Methadone’s efficacy in reducing opioid misuse has been demonstrated in various studies. MMT has also been shown to have additional benefits, such as:

  • Decrease in infectious diseases 
  • Decrease in criminal activity 
  • Overall improvement in quality of life
  • Higher chance of achieving long-term recovery
  • Improved social functioning 
  • A higher retention rate for addiction treatment
  • Increased employment rate

In addition to lowering opioid misuse, methadone treatment programs strive to return people to productive functioning in their families, workplaces, and communities.


Who Should Not Use Methadone?

Methadone is an effective medication for treating opioid dependence and achieving long-term sobriety. However, it is not the recommended treatment option for everyone.

Methadone should not be used by people who are:

  • Younger than 18 years
  • Allergic to any of the ingredients of methadone 
  • Have asthma or breathing problems 
  • Have a blockage in the stomach or intestines 

It’s also important to inform your health professional if you have any of the following medical conditions to ensure that methadone treatment is safe:

  • Heart problems such as arrhythmia
  • Sleep apnea
  • Head injury, brain tumor, or seizures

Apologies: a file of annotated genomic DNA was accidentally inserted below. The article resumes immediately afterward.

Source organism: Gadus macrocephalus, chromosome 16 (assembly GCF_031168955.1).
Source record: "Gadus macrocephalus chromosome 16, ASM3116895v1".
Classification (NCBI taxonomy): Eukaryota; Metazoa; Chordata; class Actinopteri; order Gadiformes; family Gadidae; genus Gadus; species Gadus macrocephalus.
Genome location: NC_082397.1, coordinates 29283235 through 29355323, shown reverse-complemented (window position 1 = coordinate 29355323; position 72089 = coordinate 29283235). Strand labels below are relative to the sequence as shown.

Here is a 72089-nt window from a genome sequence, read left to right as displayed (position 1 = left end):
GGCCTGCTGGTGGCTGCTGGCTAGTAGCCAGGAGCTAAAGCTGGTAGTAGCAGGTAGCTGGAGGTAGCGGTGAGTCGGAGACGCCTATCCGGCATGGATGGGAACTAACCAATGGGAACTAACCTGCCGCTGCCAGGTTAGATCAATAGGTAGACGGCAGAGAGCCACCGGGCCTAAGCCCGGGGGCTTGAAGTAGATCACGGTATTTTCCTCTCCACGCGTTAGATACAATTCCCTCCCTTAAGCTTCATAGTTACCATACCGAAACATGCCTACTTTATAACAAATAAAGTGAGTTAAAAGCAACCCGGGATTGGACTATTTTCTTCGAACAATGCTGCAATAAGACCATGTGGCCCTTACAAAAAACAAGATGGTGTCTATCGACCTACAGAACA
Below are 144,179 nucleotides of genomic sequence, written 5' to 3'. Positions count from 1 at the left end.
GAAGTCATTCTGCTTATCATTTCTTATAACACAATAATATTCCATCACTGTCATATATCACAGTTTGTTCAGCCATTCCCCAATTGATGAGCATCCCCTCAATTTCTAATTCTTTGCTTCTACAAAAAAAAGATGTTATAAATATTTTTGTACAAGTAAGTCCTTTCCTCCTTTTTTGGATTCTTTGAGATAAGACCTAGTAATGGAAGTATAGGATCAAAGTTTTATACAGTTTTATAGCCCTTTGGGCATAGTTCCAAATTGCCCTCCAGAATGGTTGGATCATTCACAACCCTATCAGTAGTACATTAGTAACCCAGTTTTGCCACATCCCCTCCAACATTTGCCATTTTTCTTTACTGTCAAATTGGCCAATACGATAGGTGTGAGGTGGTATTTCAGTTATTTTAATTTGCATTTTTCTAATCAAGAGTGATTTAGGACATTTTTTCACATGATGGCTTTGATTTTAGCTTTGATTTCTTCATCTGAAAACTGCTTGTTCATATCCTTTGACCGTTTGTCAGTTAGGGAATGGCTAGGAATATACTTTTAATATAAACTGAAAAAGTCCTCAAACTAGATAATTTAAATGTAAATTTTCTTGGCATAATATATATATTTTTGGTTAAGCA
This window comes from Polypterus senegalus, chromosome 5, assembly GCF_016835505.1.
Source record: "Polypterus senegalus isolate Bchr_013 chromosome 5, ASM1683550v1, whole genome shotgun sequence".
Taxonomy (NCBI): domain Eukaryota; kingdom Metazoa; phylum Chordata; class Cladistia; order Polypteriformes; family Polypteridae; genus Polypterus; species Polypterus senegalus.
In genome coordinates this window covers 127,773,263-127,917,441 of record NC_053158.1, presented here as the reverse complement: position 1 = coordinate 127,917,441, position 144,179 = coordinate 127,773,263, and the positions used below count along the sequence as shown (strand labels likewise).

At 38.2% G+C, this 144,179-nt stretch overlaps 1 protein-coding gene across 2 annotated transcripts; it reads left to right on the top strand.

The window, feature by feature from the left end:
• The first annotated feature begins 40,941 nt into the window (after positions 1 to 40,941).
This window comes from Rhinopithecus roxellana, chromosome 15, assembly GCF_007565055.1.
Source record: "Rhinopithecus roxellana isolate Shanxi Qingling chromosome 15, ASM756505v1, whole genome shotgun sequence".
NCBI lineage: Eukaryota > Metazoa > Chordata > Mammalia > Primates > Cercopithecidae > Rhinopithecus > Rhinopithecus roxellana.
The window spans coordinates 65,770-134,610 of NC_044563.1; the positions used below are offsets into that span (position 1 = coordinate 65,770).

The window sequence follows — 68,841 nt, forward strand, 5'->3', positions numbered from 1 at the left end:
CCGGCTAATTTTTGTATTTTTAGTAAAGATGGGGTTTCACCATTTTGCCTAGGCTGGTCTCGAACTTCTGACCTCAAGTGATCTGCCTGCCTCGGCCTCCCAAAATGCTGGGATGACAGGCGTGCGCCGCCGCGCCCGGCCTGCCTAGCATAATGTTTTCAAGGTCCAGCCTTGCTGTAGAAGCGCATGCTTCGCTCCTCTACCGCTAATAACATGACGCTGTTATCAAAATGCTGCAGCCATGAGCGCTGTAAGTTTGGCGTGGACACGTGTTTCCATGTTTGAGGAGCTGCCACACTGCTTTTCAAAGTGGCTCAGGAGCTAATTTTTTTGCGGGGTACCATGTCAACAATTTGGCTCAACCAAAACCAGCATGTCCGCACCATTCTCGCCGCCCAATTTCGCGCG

• Alcohol use disorder (AUD)
  • Ulcerative colitis (UC)
  • Thyroid, adrenal glands, kidney or liver problems 
  • Mental illnesses, such as depression 
  • Pregnant or breastfeeding 

Using methadone while pregnant can result in the unborn baby forming a dependence on the opioid medicine and facing neonatal abstinence syndrome upon birth. However, there are situations where continuing methadone maintenance therapy is the best choice during pregnancy. Methadone has also been observed to pass into breastmilk. Thus, pregnant or breastfeeding women should speak with their medical provider about whether or not to continue methadone should they become pregnant. If the benefits of methadone outweigh its potential risks and continuing, it is the safest option for mother and baby; the healthcare professional will recommend continuing with methadone treatment.


Side Effects of Methadone

Methadone can cause side effects that can range from moderate to severe. Most of such side effects tend to dissipate with continued use. However, if the side effects persist or worsen, it’s important to contact a healthcare provider immediately. 

Some of the common side effects of methadone include:

  • Nausea
  • Vomiting 
  • Constipation 
  • Lightheadedness 
  • Dizziness 
  • Dry mouth 
  • Drowsiness